Pain Relief Beyond Belief





From Blakey to Brown, Como to Costa, Eckstine to Eldridge, Galbraith to Garner, Harris to Hines, Horne to Hyman, Jamal to Jefferson, Kelly to Klook; Mancini to Marmarosa, May to Mitchell, Negri to Nestico, Parlan to Ponder, Reed to Ruther, Strayhorn to Sullivan, Turk to Turrentine, Wade to Williams… the forthcoming publication Treasury of Pittsburgh Jazz Connections by Dr. Nelson Harrison and Dr. Ralph Proctor, Jr. will document the legacy of one of the world’s greatest jazz capitals.


Do you want to know who Dizzy Gillespie  idolized? Did you ever wonder who inspired Kenny Clarke and Art Blakey? Who was the pianist that mentored Monk, Bud Powell, Tad Dameron, Elmo Hope, Sarah Vaughan and Mel Torme? Who was Art Tatum’s idol and Nat Cole’s mentor? What musical quartet pioneered the concept adopted later by the Modern Jazz Quartet? Were you ever curious to know who taught saxophone to Stanley Turrentine or who taught piano to Ahmad Jamal? What community music school trained Robert McFerrin, Sr. for his history-making debut with the Metropolitan Opera? What virtually unknown pianist was a significant influence on young John Coltrane, Shirley Scott, McCoy Tyner, Bobby Timmons and Ray Bryant when he moved to Philadelphia from Pittsburgh in the 1940s?  Would you be surprised to know that Erroll Garner attended classes at the Julliard School of Music in New York and was at the top of his class in writing and arranging proficiency?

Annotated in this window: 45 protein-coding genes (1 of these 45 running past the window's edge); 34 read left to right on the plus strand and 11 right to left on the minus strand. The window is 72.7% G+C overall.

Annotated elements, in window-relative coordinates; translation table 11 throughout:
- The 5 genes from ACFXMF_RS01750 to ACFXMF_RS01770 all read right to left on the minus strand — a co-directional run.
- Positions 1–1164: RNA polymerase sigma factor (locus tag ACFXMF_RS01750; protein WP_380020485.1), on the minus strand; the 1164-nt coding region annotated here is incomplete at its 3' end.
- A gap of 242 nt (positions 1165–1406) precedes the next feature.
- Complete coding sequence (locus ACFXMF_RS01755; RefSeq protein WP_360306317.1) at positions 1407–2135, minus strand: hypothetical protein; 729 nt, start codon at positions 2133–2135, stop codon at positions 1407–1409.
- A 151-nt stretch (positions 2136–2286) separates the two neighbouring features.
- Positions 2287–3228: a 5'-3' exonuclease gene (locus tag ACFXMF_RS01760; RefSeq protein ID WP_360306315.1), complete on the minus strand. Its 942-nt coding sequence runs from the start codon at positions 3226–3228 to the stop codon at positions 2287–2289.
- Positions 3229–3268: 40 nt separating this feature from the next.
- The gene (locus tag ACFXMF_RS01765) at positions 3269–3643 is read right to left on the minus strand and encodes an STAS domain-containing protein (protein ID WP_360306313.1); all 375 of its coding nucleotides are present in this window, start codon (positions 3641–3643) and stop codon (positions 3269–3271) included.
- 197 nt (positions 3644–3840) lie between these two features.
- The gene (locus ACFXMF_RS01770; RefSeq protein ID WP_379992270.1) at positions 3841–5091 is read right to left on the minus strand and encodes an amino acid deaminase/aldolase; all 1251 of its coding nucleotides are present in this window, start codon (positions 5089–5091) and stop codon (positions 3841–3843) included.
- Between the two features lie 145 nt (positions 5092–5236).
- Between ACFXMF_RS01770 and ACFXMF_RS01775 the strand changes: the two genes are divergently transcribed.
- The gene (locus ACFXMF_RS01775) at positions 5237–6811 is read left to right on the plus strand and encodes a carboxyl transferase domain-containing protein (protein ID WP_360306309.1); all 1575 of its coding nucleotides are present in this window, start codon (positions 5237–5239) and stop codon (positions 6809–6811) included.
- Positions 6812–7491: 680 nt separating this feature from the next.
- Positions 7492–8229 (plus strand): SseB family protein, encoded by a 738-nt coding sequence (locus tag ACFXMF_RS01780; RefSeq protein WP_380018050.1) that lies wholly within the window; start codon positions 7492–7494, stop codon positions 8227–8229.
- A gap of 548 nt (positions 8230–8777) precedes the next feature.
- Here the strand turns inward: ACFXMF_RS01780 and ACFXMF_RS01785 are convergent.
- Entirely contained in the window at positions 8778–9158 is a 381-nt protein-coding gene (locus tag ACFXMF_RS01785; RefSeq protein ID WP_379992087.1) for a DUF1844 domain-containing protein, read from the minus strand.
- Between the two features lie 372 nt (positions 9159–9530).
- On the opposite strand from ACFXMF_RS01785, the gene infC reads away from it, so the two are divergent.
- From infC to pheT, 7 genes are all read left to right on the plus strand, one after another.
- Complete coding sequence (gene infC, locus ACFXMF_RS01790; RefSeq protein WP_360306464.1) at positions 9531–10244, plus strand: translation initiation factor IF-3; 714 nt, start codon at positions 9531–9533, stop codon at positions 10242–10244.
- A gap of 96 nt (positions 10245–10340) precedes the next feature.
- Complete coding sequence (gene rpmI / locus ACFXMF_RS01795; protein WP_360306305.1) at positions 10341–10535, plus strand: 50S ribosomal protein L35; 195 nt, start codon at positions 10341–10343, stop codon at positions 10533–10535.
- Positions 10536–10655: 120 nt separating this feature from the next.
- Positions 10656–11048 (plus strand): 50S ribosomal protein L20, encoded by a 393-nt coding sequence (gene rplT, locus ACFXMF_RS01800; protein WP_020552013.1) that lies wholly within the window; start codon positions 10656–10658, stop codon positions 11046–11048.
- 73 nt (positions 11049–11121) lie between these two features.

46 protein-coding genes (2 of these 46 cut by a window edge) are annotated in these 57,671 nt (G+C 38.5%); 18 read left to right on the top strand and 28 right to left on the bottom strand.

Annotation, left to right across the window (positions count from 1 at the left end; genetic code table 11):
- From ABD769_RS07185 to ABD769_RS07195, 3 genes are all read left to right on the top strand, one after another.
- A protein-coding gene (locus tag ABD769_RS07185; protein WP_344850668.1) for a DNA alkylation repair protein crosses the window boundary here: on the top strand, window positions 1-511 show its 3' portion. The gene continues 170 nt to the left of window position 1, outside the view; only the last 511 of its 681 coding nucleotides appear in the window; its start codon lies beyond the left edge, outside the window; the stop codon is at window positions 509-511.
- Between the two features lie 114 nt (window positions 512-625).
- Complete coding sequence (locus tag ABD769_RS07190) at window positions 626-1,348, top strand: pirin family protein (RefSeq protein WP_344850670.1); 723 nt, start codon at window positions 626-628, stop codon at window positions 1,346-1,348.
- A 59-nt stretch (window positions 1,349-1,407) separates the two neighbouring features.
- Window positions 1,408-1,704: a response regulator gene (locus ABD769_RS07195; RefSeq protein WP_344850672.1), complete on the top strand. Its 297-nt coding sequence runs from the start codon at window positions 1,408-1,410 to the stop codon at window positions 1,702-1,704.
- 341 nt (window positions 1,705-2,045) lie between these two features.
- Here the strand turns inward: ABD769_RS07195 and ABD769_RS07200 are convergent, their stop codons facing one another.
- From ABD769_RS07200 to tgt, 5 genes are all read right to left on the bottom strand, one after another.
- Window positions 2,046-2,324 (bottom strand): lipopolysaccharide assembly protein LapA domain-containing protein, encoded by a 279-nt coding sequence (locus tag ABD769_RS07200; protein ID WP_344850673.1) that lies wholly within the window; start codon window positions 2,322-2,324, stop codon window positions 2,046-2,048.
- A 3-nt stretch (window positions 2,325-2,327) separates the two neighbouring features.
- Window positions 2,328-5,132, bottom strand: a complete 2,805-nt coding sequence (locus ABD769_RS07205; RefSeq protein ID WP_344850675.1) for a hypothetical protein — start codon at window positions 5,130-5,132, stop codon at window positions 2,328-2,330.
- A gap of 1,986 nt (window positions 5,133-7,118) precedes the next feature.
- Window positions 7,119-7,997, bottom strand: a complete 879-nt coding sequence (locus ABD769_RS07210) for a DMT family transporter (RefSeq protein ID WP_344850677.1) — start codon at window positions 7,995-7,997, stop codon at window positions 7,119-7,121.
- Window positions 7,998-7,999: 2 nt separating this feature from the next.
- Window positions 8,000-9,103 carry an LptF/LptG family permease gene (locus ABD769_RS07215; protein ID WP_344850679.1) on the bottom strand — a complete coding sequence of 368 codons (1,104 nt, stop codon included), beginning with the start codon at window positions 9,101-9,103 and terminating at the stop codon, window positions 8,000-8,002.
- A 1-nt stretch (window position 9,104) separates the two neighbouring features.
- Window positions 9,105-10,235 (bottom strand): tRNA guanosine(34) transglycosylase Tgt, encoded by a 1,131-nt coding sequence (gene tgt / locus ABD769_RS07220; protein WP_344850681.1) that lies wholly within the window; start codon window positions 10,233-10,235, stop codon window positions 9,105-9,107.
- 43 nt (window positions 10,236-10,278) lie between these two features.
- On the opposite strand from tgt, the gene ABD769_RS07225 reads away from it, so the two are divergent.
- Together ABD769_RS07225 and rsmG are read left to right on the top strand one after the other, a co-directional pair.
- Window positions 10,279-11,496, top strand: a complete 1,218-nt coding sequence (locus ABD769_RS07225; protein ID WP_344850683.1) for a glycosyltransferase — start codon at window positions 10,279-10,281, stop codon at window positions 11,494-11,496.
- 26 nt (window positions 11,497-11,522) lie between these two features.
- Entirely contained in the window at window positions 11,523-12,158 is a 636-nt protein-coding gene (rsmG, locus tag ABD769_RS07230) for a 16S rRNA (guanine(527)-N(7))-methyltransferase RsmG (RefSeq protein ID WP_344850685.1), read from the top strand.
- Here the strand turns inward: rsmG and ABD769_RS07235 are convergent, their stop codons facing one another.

Some answers  can be gleaned from the postings on the Pittsburgh Jazz Network.


For almost 100 years the Pittsburgh region has been a metacenter of jazz originality that is second to no other in the history of jazz.  One of the best kept secrets in jazz folklore, the Pittsburgh Jazz Legacy has heretofore remained mythical.  We have dubbed it “the greatest story never told” since it has not been represented in writing before now in such a way as to be accessible to anyone seeking to know more about it.  When it was happening, little did we know how priceless the memories would become when the times were gone.


Today jazz is still king in Pittsburgh, with events, performances and activities happening all the time. The Pittsburgh Jazz Network is dedicated to celebrating and showcasing the places, artists and fans that carry on the legacy of Pittsburgh's jazz heritage.






Duke Ellington is first African-American and the first musician to solo on U.S. circulating coin



       In Her Own Words


A friend of mine posted this in another fourm and I thought it was perfect for this one as well... KA


According to the "experts", if the election were held today, Senator
Obama would win.

Many of those experts are suggesting that a "generational shift" is

History has proven that when "generational shifts" occur, it means big
changes for the culture.

If we accept those three things as a fact for just a moment...

Lets play pretend...and ask ourselves the question, once the "newness"
wears off...

What cultural changes would you predict are actually going to occur, if
we were to look back at the past, 4 years from now?

--Youth Culture
--General Behavior & Attitudes

Would the mere presence of Senator Obama in the White House cause these
changes to occur?
(or does he have to "do something specific" in order to kick start
things, and what would that specific thing have to be?)

Would the deepening financial crisis cause any potential cultural
changes that might occur to not occur?
(will people be too consumed with issues of financial survival and
"having fun" will simply be pushed to the "back burner?")

Or will there really be little "cultural change" at all, and we will
look back 4 years from now and things will be relatively the "same" as
they are today?


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